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With lush parkland and the Don River Valley to complement the extravagant homes of the Bridle Path, many celebrities have established residences in this area. It caters to a modern population with a high standard of living, providing a tranquil and exclusive atmosphere. As you cruise through the area, you will admire the grand homes with cast iron gates, real stonework, and complex security systems.

With few connecting roads, the tranquility and exclusivity of the area is rarely disturbed. The area has an eclectic arrangement of homes, from Colonial to Tudor Revival to futuristic and modern. These homes also have luxurious features, such as pools, tennis courts, gazebos, and even waterfalls.

Commuting to the Downtown core is about 20 minutes by public transportation, so residents can benefit from the amenities of the Bridle Path and other areas of Ontario in a reasonable low amount of time. It also provides a close proximity to public gardens for community enjoyment and relaxation.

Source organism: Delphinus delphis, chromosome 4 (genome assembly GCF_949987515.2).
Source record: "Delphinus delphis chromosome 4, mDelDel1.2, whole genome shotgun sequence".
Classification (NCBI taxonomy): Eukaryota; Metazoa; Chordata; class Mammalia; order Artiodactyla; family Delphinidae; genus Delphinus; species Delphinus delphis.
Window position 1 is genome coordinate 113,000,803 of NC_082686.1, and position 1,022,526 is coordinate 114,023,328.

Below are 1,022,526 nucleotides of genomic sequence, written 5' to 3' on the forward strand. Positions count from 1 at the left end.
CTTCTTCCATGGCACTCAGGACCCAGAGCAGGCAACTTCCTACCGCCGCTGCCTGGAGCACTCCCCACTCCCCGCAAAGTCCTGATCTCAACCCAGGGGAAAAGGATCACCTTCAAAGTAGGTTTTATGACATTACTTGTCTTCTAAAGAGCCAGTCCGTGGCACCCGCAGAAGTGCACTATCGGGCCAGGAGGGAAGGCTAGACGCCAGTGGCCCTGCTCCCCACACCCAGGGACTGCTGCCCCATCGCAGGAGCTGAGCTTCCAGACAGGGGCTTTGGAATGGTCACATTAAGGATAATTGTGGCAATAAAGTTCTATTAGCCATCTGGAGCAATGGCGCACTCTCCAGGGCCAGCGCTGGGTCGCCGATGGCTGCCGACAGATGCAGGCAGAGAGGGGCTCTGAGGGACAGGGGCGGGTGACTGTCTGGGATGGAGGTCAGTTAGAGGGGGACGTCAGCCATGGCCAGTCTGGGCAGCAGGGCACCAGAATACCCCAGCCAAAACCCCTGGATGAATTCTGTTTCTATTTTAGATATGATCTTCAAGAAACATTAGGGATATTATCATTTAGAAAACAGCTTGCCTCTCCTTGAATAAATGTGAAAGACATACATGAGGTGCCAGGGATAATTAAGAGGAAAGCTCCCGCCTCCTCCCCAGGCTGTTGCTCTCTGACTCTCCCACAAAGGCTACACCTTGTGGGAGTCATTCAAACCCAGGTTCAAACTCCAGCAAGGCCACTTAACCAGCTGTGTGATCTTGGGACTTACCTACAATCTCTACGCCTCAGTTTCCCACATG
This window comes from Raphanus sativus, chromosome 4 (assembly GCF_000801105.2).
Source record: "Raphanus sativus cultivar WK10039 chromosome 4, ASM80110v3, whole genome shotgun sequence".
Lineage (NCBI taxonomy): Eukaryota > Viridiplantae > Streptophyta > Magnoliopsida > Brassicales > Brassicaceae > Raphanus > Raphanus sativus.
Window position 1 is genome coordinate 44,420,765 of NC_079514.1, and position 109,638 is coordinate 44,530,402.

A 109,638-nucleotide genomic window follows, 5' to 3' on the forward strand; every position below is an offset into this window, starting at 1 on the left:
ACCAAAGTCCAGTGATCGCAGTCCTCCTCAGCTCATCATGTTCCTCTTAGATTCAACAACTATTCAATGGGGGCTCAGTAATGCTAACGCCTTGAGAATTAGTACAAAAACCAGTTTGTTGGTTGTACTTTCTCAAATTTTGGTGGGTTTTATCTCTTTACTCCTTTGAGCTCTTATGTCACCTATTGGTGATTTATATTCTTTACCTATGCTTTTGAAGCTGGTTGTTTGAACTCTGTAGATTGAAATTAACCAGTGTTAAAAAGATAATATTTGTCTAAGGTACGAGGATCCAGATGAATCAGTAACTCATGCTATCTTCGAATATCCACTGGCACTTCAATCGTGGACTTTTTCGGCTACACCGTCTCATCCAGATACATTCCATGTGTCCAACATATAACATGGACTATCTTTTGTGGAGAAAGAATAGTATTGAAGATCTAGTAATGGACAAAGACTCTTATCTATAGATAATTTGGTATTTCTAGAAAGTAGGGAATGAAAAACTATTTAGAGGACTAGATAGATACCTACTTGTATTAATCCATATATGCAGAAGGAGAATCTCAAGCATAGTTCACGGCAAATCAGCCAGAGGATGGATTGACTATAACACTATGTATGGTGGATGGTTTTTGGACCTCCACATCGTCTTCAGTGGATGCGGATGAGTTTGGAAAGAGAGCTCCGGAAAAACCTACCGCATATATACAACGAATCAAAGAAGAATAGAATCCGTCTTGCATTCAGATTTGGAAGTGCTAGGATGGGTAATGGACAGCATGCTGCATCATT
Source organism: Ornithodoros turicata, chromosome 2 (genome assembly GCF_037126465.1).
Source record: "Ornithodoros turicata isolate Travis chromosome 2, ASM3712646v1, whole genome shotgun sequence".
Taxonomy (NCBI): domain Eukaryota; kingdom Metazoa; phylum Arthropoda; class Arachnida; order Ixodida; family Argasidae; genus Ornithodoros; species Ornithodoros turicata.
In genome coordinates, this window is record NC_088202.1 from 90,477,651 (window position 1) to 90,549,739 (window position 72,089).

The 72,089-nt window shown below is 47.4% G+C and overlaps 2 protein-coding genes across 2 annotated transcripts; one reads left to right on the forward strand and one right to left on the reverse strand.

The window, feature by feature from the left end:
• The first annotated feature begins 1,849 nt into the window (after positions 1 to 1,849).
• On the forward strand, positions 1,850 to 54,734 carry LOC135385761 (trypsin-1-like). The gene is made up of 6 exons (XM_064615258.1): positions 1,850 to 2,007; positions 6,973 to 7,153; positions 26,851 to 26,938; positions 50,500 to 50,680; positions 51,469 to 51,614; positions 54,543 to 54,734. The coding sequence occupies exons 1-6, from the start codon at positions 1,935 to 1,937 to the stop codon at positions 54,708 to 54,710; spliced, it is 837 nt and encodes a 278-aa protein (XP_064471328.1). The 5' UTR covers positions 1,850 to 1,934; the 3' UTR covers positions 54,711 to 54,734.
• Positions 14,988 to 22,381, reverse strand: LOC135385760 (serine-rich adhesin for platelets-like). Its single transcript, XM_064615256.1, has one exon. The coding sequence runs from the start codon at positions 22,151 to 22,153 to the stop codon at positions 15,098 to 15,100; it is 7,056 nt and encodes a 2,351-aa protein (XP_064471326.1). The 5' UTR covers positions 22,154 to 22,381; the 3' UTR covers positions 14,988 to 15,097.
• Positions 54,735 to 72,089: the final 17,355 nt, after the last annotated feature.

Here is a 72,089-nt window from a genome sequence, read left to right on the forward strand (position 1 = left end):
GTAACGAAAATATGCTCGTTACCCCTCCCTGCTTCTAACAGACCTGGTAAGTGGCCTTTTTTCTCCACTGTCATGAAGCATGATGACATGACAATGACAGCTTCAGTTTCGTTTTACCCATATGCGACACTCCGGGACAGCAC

Education
Residents have several choices for their children’s schooling, including the private Crescent School for boys and the Park Lane Public School for children with special needs.

Public Transit
The major bus that passes through the area is the 162, running on Lawrence Avenue East, The Bridle Path, Bayview Avenue, and Park Lane Cir where it accommodates students and faculty who frequent Park Lane Public School. Residents can also take the TTC northbound and southbound bus on Bayview Avenue.

Activities & Amenities
With the Bridle Path being adjacent to the Edwards Gardens, residents may visit the Toronto Botanical Gardens, which form part of Edwards Gardens, for quality family time walking or bicycling along the trails down to the Lakeshore.

HISTORY

Known as the Millionaires’ Row, this area of luxury homes and mansion estates was occupied by Alexander Milne, who operated the woolen and saw mills of Wilket Creek from 1827 to 1832. He resided in what is now Edwards Gardens, but left when resources were dwindling. The area remained untouched until development of the Bridle Path began with the building of the Bayview Bridge in 1929. Hubert Daniel Bull Page is one of the founders of the neighbourhood, having built the first house to instigate attention. This area earned its name from the equestrian bridle paths that used to adorn it when Page was building up the area, but they have been paved over.

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